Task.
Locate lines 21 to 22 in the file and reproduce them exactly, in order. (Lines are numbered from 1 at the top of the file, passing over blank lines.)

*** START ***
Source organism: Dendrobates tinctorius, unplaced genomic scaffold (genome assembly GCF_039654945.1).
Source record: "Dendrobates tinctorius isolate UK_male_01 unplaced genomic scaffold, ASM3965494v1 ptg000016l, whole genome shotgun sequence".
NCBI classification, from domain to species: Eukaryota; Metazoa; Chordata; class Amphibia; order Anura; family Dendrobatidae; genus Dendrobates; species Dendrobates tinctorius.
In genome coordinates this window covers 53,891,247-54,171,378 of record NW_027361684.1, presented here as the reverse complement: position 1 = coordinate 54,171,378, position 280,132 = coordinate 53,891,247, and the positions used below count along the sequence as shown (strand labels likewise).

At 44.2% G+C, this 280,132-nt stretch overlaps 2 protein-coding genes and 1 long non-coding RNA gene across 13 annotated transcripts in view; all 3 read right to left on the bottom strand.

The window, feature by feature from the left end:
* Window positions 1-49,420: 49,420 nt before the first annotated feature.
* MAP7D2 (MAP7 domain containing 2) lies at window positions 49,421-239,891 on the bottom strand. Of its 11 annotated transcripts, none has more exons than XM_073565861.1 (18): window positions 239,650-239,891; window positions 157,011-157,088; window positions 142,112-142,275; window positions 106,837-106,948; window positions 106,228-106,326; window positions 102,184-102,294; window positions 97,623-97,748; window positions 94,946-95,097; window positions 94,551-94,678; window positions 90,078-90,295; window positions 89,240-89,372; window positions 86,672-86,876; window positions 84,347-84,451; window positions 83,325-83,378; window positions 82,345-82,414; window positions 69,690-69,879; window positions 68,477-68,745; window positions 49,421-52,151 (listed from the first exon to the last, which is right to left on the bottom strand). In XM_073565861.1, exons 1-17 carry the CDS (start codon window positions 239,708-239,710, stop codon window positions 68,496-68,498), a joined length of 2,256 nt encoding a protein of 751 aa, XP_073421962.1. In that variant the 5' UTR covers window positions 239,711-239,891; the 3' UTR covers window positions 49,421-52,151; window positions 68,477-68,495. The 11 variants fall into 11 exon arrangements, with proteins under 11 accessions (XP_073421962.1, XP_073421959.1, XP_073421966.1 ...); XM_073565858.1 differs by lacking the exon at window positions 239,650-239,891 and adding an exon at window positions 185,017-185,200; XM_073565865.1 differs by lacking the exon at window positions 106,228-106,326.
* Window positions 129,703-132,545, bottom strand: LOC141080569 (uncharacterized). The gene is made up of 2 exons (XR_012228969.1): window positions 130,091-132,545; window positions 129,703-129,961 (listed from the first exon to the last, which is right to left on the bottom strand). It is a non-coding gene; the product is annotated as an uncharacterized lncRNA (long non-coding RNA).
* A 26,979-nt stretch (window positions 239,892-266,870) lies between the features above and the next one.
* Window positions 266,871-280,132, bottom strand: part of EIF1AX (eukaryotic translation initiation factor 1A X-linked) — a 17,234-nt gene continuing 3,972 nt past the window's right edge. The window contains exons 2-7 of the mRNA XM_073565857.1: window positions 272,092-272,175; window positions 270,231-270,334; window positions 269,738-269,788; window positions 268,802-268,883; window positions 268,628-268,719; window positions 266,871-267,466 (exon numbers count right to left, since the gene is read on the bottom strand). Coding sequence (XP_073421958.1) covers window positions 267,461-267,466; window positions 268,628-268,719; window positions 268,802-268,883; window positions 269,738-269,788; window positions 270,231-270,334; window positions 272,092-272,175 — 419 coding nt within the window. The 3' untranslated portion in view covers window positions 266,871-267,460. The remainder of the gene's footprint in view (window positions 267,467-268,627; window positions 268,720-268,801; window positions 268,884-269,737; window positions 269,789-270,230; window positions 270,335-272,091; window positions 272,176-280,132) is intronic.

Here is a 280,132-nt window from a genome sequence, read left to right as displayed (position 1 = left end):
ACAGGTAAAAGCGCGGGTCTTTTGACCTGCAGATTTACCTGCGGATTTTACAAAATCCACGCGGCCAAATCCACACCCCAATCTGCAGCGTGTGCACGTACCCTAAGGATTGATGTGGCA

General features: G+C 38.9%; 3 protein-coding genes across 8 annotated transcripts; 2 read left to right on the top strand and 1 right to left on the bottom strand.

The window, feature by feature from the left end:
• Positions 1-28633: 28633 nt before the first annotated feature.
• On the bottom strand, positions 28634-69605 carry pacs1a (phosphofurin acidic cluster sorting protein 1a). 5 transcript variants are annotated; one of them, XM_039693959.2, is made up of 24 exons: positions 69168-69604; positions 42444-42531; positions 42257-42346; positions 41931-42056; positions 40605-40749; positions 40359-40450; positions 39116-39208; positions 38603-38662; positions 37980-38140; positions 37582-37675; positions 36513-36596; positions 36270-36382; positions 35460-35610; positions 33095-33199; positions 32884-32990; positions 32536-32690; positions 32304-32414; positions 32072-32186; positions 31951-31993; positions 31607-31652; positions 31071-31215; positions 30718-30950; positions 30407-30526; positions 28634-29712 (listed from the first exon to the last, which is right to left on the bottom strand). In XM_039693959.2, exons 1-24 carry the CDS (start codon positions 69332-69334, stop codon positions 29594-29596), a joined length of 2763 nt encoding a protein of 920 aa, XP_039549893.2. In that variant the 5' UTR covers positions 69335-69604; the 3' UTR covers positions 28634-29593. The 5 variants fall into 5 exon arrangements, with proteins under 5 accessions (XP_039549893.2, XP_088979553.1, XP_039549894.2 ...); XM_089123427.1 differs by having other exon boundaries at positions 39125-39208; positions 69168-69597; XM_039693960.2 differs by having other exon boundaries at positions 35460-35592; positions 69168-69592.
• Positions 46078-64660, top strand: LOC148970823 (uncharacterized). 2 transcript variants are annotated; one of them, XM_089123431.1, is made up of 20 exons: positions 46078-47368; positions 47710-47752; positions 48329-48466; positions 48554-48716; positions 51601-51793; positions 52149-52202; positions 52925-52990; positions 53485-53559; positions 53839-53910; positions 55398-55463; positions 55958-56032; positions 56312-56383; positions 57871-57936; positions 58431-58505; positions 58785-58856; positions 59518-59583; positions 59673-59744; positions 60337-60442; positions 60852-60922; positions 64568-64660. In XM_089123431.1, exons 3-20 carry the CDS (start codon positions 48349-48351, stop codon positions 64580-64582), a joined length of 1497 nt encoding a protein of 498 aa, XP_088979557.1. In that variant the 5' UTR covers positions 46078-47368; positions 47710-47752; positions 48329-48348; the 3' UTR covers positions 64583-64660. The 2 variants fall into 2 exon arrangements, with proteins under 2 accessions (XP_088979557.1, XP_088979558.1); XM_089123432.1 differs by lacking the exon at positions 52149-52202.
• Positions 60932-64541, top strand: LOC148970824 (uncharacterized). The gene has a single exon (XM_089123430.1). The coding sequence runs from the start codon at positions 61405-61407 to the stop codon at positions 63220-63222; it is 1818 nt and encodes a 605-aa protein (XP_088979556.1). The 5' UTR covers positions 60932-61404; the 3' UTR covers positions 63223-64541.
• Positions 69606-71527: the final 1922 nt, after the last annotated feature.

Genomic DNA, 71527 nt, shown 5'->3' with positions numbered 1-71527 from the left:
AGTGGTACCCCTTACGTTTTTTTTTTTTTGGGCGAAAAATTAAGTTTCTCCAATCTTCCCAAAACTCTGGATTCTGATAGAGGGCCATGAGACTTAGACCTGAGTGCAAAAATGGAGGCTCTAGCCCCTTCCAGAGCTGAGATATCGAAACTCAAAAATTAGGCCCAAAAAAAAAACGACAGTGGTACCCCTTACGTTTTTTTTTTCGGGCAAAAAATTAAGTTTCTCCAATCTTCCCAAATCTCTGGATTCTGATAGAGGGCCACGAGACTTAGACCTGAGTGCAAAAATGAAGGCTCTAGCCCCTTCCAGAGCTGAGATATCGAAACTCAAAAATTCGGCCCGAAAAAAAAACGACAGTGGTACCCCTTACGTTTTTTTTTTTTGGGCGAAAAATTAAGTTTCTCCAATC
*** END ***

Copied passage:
Genomic DNA, 71527 nt, shown 5'->3' with positions numbered 1-71527 from the left:
AGTGGTACCCCTTACGTTTTTTTTTTTTTGGGCGAAAAATTAAGTTTCTCCAATCTTCCCAAAACTCTGGATTCTGATAGAGGGCCATGAGACTTAGACCTGAGTGCAAAAATGGAGGCTCTAGCCCCTTCCAGAGCTGAGATATCGAAACTCAAAAATTAGGCCCAAAAAAAAAACGACAGTGGTACCCCTTACGTTTTTTTTTTCGGGCAAAAAATTAAGTTTCTCCAATCTTCCCAAATCTCTGGATTCTGATAGAGGGCCACGAGACTTAGACCTGAGTGCAAAAATGAAGGCTCTAGCCCCTTCCAGAGCTGAGATATCGAAACTCAAAAATTCGGCCCGAAAAAAAAACGACAGTGGTACCCCTTACGTTTTTTTTTTTTGGGCGAAAAATTAAGTTTCTCCAATC